Cleaning Out the Basement–Oxford Companion to American Food and Drink

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The Oxford Companion to American Food and Drink edited by Andrew F. Smith, Oxford University Press 2007, hardback, 693 pages

An Englishman teaching an American about food is like the blind leading the one-eyed.

–A.J. Liebling

When I was in school (and pre-internet) no one ever sold their copy of the Chicago Manual of Style. And I think for food historians, this book is the equivalent. So I felt very lucky to find a copy, in good shape, at Weschler’s auction house, just waiting for me to bundle it into a bit lot.

It will be the companion of my old age, the argument settler at the dinner table, and a source of fun facts for years to come.

It’s an encyclopedia, starting with the first entry, A&W Root Beer Stands. Let the nostalgia begin! On the way to speak with the minister who would marry us, my husband and I passed one of the few remaining A&W stands. We sat through his probing questions, and rewarded ourselves with hot dogs and floats. Oh yeah, this will work.

The encyclopedia tells me that a standardized menu, which included salads (!), was created in 1978, but if this backwoods Rhode Island outpost served such a thing, we didn’t see it.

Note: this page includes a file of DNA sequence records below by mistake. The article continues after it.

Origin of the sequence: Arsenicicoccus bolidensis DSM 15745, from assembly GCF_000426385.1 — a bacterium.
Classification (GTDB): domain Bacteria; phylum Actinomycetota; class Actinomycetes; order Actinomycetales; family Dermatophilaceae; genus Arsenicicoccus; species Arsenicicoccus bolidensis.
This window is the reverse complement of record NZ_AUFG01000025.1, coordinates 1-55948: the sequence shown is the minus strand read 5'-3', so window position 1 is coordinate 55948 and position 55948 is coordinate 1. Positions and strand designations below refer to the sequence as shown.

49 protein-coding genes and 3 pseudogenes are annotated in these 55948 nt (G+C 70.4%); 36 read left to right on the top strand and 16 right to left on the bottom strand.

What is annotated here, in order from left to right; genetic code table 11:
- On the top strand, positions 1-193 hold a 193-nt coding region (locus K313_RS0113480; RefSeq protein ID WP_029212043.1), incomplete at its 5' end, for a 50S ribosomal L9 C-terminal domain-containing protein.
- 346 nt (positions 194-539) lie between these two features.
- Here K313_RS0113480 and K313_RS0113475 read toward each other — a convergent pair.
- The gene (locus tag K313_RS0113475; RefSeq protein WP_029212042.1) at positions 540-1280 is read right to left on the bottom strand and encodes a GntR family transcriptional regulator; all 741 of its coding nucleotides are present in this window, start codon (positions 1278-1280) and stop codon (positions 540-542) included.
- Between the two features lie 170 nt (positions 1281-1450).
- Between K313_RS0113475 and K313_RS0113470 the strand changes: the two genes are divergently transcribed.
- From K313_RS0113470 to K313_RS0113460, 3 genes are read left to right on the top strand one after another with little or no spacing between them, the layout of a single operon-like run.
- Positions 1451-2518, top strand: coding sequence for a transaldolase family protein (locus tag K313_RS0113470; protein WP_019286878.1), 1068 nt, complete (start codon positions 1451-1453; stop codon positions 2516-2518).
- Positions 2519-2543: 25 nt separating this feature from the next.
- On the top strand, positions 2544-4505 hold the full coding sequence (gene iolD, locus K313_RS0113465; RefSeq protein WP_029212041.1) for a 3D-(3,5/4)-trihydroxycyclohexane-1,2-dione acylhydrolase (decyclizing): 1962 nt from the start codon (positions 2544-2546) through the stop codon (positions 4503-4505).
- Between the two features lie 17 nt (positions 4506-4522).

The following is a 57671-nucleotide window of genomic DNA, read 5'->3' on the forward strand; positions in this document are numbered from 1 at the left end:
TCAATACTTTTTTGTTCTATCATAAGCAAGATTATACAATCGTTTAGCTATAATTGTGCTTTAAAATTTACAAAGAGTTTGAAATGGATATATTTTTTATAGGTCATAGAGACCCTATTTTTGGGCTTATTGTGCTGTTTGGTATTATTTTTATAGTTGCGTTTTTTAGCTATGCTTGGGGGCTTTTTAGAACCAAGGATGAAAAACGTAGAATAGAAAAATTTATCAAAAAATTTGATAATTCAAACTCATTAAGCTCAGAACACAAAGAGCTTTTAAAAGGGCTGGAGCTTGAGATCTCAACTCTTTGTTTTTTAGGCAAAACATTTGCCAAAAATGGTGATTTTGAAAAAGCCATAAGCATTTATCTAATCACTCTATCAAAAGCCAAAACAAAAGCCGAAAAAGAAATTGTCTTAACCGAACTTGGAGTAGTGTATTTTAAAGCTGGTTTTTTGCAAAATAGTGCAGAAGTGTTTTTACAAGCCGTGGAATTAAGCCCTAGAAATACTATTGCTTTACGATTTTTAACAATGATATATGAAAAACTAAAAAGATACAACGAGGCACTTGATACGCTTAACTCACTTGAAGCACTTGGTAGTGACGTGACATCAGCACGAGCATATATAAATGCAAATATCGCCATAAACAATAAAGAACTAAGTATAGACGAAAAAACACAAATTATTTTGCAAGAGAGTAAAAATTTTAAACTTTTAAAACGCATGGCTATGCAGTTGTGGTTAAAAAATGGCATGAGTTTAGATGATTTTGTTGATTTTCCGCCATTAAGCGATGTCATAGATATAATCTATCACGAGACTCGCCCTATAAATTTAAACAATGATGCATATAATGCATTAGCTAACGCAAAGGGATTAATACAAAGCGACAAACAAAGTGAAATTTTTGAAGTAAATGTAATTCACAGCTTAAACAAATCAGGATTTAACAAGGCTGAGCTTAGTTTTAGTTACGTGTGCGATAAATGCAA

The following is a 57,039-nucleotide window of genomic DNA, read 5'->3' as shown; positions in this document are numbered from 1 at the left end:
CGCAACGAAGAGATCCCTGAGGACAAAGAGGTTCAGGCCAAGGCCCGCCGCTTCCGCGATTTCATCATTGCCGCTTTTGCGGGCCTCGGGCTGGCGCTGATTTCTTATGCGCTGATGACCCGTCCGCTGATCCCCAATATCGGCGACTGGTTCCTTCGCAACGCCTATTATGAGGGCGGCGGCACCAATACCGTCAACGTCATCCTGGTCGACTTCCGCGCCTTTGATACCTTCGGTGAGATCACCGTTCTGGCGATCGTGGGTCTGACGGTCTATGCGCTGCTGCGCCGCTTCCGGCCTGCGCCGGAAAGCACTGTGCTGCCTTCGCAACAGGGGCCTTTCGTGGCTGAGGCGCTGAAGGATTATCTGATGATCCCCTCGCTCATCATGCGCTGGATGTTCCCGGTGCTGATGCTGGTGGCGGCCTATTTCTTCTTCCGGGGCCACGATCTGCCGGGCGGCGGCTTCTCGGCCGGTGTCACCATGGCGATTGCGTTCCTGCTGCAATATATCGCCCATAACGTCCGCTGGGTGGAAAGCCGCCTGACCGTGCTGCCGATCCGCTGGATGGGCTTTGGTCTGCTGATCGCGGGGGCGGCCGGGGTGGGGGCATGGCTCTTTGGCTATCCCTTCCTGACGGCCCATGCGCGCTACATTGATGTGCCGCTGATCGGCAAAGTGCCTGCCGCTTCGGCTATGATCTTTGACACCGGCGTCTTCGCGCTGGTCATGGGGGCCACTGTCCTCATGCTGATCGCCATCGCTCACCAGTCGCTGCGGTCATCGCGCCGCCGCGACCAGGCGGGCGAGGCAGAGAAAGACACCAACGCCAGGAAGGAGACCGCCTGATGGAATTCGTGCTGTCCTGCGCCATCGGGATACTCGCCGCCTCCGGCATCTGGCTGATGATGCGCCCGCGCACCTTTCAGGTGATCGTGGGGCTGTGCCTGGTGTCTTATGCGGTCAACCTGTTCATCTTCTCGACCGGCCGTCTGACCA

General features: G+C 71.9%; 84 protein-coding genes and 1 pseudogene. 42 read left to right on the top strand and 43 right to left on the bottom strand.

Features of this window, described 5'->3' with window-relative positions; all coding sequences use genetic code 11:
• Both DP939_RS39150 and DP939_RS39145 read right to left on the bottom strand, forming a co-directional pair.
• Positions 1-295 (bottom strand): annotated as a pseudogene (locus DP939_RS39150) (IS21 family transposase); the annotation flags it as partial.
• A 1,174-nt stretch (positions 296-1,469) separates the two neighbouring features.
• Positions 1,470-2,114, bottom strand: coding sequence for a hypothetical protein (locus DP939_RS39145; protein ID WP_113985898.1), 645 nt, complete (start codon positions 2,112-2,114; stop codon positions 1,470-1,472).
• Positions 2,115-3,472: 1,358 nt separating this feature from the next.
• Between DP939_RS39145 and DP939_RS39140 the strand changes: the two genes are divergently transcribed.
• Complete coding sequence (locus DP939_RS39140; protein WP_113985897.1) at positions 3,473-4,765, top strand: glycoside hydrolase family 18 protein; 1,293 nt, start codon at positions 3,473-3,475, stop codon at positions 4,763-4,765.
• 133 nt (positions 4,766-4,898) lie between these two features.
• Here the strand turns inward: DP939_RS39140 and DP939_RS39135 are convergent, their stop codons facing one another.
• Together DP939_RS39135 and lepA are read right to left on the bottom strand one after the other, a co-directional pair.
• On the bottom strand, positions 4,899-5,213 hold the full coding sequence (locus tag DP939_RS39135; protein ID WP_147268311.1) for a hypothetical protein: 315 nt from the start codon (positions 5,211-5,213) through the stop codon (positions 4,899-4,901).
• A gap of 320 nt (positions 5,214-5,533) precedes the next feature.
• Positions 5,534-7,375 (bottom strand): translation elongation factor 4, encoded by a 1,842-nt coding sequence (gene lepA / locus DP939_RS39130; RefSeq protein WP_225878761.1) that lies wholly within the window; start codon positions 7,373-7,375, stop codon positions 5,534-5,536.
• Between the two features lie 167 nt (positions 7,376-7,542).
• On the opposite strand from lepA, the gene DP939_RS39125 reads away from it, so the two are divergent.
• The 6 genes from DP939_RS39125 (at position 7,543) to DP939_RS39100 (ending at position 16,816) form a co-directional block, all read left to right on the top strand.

You want to know the Z entry, right? It’s Zombie, the tiki drink invented by Don the Beachcomber. Sorry, no memories here, but I think that’s the idea behind a Zombie. And the book includes a recipe, so who knows?

In between are short and long entries covering the very specific–concentrated orange juice, the Quaker Oats Man, switchel–to the very broad–salt, food marketing, ethnic foods.

Personalities appear, from the well-known who have almost become brands in themselves like Orville Redenbacher and Robert Mondavi, to the lesser known like Katherine Bitting, who, with her husband “established a model ketchup factory” where they experimented with recipes to find a shelf-stable, preservative-free ketchup. The secret? More sugar and vinegar.

And the reason we love encyclopedias–the downright obscure, like historical dining reenactments, Fletcherism, the hoagie. The last of which is not obscure if you’re from New Jersey, in which case it’s just a hoagie, but if you’re from somewhere else, it’s a grinder, sub, spuckie, or wedge.

Whether it is the starting point for an in-depth thesis (every time a page turns a student earns her doctorate) or a source to settle an argument, this book is an indispensable companion.

About Appetite for Books

read, cook, eat, repeat
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